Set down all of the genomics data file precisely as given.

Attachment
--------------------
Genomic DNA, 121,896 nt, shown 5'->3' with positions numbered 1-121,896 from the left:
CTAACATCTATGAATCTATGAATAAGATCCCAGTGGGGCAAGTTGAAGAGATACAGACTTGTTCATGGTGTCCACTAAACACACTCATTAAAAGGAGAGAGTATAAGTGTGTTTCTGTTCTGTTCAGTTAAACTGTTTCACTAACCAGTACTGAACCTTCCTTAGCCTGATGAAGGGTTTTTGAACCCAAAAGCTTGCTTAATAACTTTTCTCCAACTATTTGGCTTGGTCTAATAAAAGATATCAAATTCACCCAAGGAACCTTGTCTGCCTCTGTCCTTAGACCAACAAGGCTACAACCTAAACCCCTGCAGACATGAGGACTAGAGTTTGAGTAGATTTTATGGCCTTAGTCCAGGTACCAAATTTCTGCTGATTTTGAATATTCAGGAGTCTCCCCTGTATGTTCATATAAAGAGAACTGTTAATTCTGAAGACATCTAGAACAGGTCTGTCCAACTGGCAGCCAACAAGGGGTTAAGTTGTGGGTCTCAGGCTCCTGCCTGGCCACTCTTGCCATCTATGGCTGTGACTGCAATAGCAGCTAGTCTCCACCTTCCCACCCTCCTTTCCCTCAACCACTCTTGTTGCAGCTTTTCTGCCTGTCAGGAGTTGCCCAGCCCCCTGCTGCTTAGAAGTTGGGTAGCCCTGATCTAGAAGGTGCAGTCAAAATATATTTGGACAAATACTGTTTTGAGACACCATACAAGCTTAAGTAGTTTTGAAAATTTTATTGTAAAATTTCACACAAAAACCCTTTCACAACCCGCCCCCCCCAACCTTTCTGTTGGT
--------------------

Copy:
Genomic DNA, 121,896 nt, shown 5'->3' with positions numbered 1-121,896 from the left:
CTAACATCTATGAATCTATGAATAAGATCCCAGTGGGGCAAGTTGAAGAGATACAGACTTGTTCATGGTGTCCACTAAACACACTCATTAAAAGGAGAGAGTATAAGTGTGTTTCTGTTCTGTTCAGTTAAACTGTTTCACTAACCAGTACTGAACCTTCCTTAGCCTGATGAAGGGTTTTTGAACCCAAAAGCTTGCTTAATAACTTTTCTCCAACTATTTGGCTTGGTCTAATAAAAGATATCAAATTCACCCAAGGAACCTTGTCTGCCTCTGTCCTTAGACCAACAAGGCTACAACCTAAACCCCTGCAGACATGAGGACTAGAGTTTGAGTAGATTTTATGGCCTTAGTCCAGGTACCAAATTTCTGCTGATTTTGAATATTCAGGAGTCTCCCCTGTATGTTCATATAAAGAGAACTGTTAATTCTGAAGACATCTAGAACAGGTCTGTCCAACTGGCAGCCAACAAGGGGTTAAGTTGTGGGTCTCAGGCTCCTGCCTGGCCACTCTTGCCATCTATGGCTGTGACTGCAATAGCAGCTAGTCTCCACCTTCCCACCCTCCTTTCCCTCAACCACTCTTGTTGCAGCTTTTCTGCCTGTCAGGAGTTGCCCAGCCCCCTGCTGCTTAGAAGTTGGGTAGCCCTGATCTAGAAGGTGCAGTCAAAATATATTTGGACAAATACTGTTTTGAGACACCATACAAGCTTAAGTAGTTTTGAAAATTTTATTGTAAAATTTCACACAAAAACCCTTTCACAACCCGCCCCCCCCAACCTTTCTGTTGGT